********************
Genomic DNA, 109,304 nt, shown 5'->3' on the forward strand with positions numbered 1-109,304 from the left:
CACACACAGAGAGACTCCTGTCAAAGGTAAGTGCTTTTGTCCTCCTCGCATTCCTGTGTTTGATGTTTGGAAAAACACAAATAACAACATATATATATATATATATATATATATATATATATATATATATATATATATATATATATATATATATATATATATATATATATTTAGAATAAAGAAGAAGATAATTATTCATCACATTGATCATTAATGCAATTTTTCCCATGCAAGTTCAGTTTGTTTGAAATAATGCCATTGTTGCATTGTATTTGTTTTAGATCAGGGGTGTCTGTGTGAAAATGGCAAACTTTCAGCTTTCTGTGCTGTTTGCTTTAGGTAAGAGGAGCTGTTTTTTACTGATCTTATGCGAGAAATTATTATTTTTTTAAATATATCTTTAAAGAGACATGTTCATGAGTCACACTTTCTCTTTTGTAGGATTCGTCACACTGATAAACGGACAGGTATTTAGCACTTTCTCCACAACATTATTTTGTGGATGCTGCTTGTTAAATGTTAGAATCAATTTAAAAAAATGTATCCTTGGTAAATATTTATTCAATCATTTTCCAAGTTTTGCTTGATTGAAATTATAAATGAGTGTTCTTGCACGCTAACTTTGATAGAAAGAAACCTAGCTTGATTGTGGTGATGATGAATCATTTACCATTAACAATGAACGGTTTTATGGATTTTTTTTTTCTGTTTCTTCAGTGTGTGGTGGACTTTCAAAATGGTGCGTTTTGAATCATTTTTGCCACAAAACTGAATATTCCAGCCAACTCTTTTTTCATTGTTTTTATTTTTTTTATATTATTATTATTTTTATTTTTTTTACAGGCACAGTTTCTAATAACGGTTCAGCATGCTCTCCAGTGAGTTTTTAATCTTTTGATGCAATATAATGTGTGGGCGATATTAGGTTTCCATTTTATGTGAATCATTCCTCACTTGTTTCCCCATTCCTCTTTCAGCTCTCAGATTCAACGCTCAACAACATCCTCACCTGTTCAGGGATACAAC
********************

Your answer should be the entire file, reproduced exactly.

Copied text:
Genomic DNA, 109,304 nt, shown 5'->3' on the forward strand with positions numbered 1-109,304 from the left:
CACACACAGAGAGACTCCTGTCAAAGGTAAGTGCTTTTGTCCTCCTCGCATTCCTGTGTTTGATGTTTGGAAAAACACAAATAACAACATATATATATATATATATATATATATATATATATATATATATATATATATATATATATATATATATATATATATATATATATTTAGAATAAAGAAGAAGATAATTATTCATCACATTGATCATTAATGCAATTTTTCCCATGCAAGTTCAGTTTGTTTGAAATAATGCCATTGTTGCATTGTATTTGTTTTAGATCAGGGGTGTCTGTGTGAAAATGGCAAACTTTCAGCTTTCTGTGCTGTTTGCTTTAGGTAAGAGGAGCTGTTTTTTACTGATCTTATGCGAGAAATTATTATTTTTTTAAATATATCTTTAAAGAGACATGTTCATGAGTCACACTTTCTCTTTTGTAGGATTCGTCACACTGATAAACGGACAGGTATTTAGCACTTTCTCCACAACATTATTTTGTGGATGCTGCTTGTTAAATGTTAGAATCAATTTAAAAAAATGTATCCTTGGTAAATATTTATTCAATCATTTTCCAAGTTTTGCTTGATTGAAATTATAAATGAGTGTTCTTGCACGCTAACTTTGATAGAAAGAAACCTAGCTTGATTGTGGTGATGATGAATCATTTACCATTAACAATGAACGGTTTTATGGATTTTTTTTTTCTGTTTCTTCAGTGTGTGGTGGACTTTCAAAATGGTGCGTTTTGAATCATTTTTGCCACAAAACTGAATATTCCAGCCAACTCTTTTTTCATTGTTTTTATTTTTTTTATATTATTATTATTTTTATTTTTTTTACAGGCACAGTTTCTAATAACGGTTCAGCATGCTCTCCAGTGAGTTTTTAATCTTTTGATGCAATATAATGTGTGGGCGATATTAGGTTTCCATTTTATGTGAATCATTCCTCACTTGTTTCCCCATTCCTCTTTCAGCTCTCAGATTCAACGCTCAACAACATCCTCACCTGTTCAGGGATACAAC